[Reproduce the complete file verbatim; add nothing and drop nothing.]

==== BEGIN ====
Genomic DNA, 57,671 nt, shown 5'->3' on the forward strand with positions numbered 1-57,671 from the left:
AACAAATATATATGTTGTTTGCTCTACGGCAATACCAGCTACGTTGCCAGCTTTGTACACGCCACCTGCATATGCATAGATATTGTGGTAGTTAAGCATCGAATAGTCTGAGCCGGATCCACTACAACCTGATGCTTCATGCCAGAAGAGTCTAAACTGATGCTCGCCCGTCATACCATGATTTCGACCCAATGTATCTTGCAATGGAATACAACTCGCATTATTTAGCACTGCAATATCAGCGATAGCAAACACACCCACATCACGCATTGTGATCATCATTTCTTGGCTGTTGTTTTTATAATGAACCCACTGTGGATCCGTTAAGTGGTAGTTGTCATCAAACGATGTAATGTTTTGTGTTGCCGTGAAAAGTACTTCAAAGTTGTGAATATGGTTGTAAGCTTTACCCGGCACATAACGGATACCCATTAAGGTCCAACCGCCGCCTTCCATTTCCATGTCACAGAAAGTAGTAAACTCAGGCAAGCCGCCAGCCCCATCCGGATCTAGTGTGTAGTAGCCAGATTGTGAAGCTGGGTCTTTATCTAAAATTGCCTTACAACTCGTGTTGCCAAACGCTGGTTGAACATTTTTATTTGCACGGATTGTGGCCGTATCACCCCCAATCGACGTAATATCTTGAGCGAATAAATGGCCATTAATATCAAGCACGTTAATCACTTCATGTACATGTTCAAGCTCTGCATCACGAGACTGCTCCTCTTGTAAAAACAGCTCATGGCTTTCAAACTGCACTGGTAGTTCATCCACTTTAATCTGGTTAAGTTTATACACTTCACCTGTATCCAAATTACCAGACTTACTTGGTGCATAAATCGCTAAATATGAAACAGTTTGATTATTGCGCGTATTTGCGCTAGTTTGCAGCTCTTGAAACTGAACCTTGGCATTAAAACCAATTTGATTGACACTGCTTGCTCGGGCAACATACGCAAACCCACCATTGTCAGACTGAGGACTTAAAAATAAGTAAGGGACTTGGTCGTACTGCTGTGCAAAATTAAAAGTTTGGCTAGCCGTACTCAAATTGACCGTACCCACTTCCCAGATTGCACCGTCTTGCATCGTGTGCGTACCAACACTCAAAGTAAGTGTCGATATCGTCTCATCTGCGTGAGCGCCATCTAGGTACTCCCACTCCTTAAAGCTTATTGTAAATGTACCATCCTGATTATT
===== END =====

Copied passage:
Genomic DNA, 57,671 nt, shown 5'->3' on the forward strand with positions numbered 1-57,671 from the left:
AACAAATATATATGTTGTTTGCTCTACGGCAATACCAGCTACGTTGCCAGCTTTGTACACGCCACCTGCATATGCATAGATATTGTGGTAGTTAAGCATCGAATAGTCTGAGCCGGATCCACTACAACCTGATGCTTCATGCCAGAAGAGTCTAAACTGATGCTCGCCCGTCATACCATGATTTCGACCCAATGTATCTTGCAATGGAATACAACTCGCATTATTTAGCACTGCAATATCAGCGATAGCAAACACACCCACATCACGCATTGTGATCATCATTTCTTGGCTGTTGTTTTTATAATGAACCCACTGTGGATCCGTTAAGTGGTAGTTGTCATCAAACGATGTAATGTTTTGTGTTGCCGTGAAAAGTACTTCAAAGTTGTGAATATGGTTGTAAGCTTTACCCGGCACATAACGGATACCCATTAAGGTCCAACCGCCGCCTTCCATTTCCATGTCACAGAAAGTAGTAAACTCAGGCAAGCCGCCAGCCCCATCCGGATCTAGTGTGTAGTAGCCAGATTGTGAAGCTGGGTCTTTATCTAAAATTGCCTTACAACTCGTGTTGCCAAACGCTGGTTGAACATTTTTATTTGCACGGATTGTGGCCGTATCACCCCCAATCGACGTAATATCTTGAGCGAATAAATGGCCATTAATATCAAGCACGTTAATCACTTCATGTACATGTTCAAGCTCTGCATCACGAGACTGCTCCTCTTGTAAAAACAGCTCATGGCTTTCAAACTGCACTGGTAGTTCATCCACTTTAATCTGGTTAAGTTTATACACTTCACCTGTATCCAAATTACCAGACTTACTTGGTGCATAAATCGCTAAATATGAAACAGTTTGATTATTGCGCGTATTTGCGCTAGTTTGCAGCTCTTGAAACTGAACCTTGGCATTAAAACCAATTTGATTGACACTGCTTGCTCGGGCAACATACGCAAACCCACCATTGTCAGACTGAGGACTTAAAAATAAGTAAGGGACTTGGTCGTACTGCTGTGCAAAATTAAAAGTTTGGCTAGCCGTACTCAAATTGACCGTACCCACTTCCCAGATTGCACCGTCTTGCATCGTGTGCGTACCAACACTCAAAGTAAGTGTCGATATCGTCTCATCTGCGTGAGCGCCATCTAGGTACTCCCACTCCTTAAAGCTTATTGTAAATGTACCATCCTGATTATT